Twenty nations including Japan, Italy and Australia may be releasing more greenhouse gas pollution than they agreed to under the Kyoto Protocol.
As a penalty for missing their goals under the treaty, the nations are required to buy permits for every excess ton of carbon dioxide released through 2012. That will total 2.3 billion permits for the 20 nations, according estimates by New Carbon Finance, a research firm in London.
The potential penalty — 36 billion euro, or about ¥4.4 trillion, based on current permit prices — and the fact that only a minority of 37 Kyoto signatory nations may meet their pledges, bode poorly for international efforts to limit global warming.
“This shows there’s a lot more interest in promising stuff than actually keeping those promises,” Bjorn Lomborg, author of the book “The Skeptical Environmentalist,” said in a telephone interview from Copenhagen. “What you should be doing is investing in research and development to make much more dramatic emissions cuts much cheaper in the future.”
This week, the United Nations will publish a report on emissions data for 2006, compiling figures from national reports already released. Analysts have been using that data to estimate emissions for Kyoto’s 2008-2012 measurement period because a nation’s carbon dioxide output from factories, power plants and vehicles varies little year to year. It takes about 10 years, for example, to build a low emissions nuclear plant to replace several dirtier coal fired power stations.
Kyoto’s binding targets are a cornerstone in the international effort to limit global warming. The United States is the only developed nation not to ratify the pact.
Countries that are unable to meet targets must buy permits from nations that have a surplus. The government must pay the bill, and some, including Italy and Spain, are requiring industry to share in the costs.
Alternatively, nations may buy credits representing greenhouse gas reductions made abroad through investments in clean energy and forestry projects. This comes at a cost. U.N. Certified Emission Reduction credits, or CERs, which double as a Kyoto permit, were trading Monday at 15.80 euro for a 2008 contract.
The U.K., Sweden and several Eastern European nations are headed to meet their Kyoto obligations, according to carbon analysts. Others are set to miss by a wide margin, with Canada, Japan, Italy and Spain the worst transgressors.
Canada, facing the biggest emissions overshoot, has already said it won’t meet its Kyoto target, even by buying permits. It wasn’t included in New Carbon Finance’s forecast.
In Italy’s case, “It’s obvious the goals are not possible,” Corrado Clini said at an energy conference Monday in Rome. Italy will need 421 million permits over the five-year period, and Spain will need 405 million, the research firm said. That would cost each country more than 6 billion euro, using the current price of CERs, though both governments have said they may share the costs with local industry.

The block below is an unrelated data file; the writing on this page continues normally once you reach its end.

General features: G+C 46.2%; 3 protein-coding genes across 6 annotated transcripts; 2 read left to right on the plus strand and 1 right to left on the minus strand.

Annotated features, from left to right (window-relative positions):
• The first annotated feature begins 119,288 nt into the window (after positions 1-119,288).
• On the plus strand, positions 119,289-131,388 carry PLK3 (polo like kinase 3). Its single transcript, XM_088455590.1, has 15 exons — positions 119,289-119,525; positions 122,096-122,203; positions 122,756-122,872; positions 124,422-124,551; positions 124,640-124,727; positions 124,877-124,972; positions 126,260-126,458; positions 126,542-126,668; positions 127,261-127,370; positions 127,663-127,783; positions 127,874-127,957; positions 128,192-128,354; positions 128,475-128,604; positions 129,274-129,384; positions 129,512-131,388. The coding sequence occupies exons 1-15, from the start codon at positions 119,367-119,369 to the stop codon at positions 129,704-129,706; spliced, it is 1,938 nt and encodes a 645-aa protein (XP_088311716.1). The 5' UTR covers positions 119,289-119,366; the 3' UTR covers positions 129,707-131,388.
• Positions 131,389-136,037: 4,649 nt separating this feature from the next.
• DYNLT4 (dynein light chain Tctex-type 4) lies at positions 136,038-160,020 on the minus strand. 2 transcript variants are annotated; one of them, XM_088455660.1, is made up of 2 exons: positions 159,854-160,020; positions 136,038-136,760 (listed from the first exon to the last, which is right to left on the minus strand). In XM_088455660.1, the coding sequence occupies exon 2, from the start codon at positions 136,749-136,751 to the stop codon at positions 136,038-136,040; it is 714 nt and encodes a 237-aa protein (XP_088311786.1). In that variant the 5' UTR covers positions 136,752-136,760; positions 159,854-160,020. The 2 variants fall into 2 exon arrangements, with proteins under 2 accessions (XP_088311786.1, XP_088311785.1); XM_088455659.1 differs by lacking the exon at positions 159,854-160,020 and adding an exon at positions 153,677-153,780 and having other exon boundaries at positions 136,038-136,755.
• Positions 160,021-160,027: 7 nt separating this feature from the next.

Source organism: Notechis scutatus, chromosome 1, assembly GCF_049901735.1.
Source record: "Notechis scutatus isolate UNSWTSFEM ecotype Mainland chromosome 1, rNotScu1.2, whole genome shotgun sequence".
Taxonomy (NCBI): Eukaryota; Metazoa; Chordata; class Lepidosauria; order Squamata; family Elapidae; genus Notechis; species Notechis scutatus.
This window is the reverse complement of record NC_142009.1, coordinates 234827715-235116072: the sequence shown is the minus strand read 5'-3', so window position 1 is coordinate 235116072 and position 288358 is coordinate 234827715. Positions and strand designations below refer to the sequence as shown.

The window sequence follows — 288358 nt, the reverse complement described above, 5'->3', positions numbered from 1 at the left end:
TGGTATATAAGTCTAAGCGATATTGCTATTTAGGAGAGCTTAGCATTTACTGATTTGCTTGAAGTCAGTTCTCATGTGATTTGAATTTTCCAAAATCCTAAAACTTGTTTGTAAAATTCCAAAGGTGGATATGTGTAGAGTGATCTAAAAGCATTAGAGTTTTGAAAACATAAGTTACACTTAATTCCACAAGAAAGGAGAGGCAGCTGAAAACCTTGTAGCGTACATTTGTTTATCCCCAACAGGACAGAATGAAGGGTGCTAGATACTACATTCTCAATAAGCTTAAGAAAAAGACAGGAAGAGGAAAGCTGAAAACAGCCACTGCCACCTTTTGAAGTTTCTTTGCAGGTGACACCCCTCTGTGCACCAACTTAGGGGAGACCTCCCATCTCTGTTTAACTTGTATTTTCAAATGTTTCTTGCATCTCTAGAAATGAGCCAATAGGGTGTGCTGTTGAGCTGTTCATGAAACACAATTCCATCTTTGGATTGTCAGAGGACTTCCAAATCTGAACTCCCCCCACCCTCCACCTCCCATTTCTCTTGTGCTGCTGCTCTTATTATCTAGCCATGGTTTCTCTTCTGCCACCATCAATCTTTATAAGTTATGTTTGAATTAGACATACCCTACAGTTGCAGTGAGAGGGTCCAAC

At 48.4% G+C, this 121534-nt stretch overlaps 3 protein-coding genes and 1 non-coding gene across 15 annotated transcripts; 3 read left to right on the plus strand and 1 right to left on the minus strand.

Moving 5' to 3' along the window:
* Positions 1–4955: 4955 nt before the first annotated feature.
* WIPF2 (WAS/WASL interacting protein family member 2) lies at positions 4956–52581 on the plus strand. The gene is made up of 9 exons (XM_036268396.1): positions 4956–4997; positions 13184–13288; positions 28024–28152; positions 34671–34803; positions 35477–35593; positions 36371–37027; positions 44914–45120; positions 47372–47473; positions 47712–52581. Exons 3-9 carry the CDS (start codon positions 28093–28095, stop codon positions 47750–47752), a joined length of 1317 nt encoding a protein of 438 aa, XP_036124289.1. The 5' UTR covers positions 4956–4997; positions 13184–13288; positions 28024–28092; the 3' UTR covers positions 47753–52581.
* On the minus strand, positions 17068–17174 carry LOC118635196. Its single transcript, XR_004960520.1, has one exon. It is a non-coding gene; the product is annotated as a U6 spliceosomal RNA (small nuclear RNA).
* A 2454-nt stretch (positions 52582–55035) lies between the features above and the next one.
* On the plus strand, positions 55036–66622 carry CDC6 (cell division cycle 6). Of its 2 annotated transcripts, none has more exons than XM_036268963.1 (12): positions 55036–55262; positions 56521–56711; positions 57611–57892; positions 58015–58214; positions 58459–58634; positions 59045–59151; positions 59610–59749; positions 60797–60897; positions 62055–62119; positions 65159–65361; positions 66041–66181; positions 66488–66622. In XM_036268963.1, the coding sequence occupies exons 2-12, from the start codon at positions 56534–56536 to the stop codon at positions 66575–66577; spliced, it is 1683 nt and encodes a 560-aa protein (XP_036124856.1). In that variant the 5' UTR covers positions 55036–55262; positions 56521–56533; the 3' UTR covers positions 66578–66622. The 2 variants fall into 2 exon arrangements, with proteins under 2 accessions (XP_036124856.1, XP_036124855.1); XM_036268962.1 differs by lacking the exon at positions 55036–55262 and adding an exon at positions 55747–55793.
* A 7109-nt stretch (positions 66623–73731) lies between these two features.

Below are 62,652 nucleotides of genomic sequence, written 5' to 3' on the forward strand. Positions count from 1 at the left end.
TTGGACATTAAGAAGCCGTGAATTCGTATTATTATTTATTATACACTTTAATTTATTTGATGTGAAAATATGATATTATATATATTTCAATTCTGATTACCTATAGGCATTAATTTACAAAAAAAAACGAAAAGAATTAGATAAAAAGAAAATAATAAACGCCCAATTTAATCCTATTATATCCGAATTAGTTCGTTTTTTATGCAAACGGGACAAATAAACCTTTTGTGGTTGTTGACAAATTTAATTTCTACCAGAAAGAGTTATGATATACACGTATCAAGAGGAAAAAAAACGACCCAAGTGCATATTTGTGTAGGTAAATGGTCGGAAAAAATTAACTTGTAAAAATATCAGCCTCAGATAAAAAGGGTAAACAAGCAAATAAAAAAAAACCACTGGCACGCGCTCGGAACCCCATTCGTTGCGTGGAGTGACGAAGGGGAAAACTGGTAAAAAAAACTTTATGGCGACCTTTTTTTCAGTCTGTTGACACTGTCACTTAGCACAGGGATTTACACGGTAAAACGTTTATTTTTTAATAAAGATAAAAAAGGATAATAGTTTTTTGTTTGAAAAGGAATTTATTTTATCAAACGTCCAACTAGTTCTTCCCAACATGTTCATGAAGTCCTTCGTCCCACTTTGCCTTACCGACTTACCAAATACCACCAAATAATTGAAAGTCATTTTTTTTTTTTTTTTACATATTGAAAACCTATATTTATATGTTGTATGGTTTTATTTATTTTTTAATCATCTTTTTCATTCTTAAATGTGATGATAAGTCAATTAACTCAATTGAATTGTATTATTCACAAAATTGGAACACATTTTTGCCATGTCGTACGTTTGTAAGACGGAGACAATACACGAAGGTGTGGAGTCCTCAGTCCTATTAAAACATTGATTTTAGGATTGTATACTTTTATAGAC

Point Carbon, an Oslo-based emissions market analysis company, estimates Italy will need 325 million permits and Spain 395 million.
Italian government and corporate officials are increasingly criticizing the Mediterranean nation’s looming emissions costs. Kyoto is “pure folly,” Paolo Scaroni, chief executive of Eni SpA, the nation’s largest oil company, said Nov. 10.
Italy is among countries that may go the Canadian route of choosing not to buy the permits they need to meet their targets, said Steven Knell, a London-based energy analyst at the economic consulting and research firm Global Insight Inc.
“It is unlikely that Italy would formally drop out of the Kyoto. However, noncompliance is a distinct possibility,” Knell said. “The cases of noncompliance may well pile up as many states are well off the mark.”
Italy’s Clini said the government and industry would purchase the permits together and not withdraw from the treaty. “We won’t pull out of Kyoto,” Clini said. “At this point, we’re in it.”
Australia, which only ratified Kyoto in 2007, will need credits to cover 20.6 million tons, at an estimated cost of 325 million euro, based on the CER price. Japan, which New Carbon Finance predicts will need 587 million credits, says new energy efficiency policies will help the nation meet its target.
“We are going to strengthen the energy efficiency standard for buildings and factories,” Hiroaki Takiguchi, director of Japan’s office of international strategy on climate change, said Oct. 28. “We are promoting renewable energy such as solar, wind.”
Improved energy policies mean Japan will only need 100 million credits, or less than one-fifth of New Carbon Finance’s estimate, over the five-year period, Takiguchi said.
“More and more countries are improving energy efficiency and promoting alternative fuels,” said Claudia Kemfert, head of energy at the DIW economic research institute in Berlin. “The fear about how much of a burden this will be is exaggerated.”
The U.N. Framework Convention on Climate Change, which guided the Kyoto talks, aims to negotiate a new treaty for the post-2012 period at a meeting next year in Copenhagen. Failure by countries to meet their Kyoto targets suggests there is no point in agreeing to a new deal, Lomborg said.
“It questions the whole idea of getting together in Copenhagen next year and making even more ambitious promises when we haven’t even been able to fulfill our promises so far,” said Lomborg, an economist and director of the Copenhagen Consensus Center, an economic advisory body.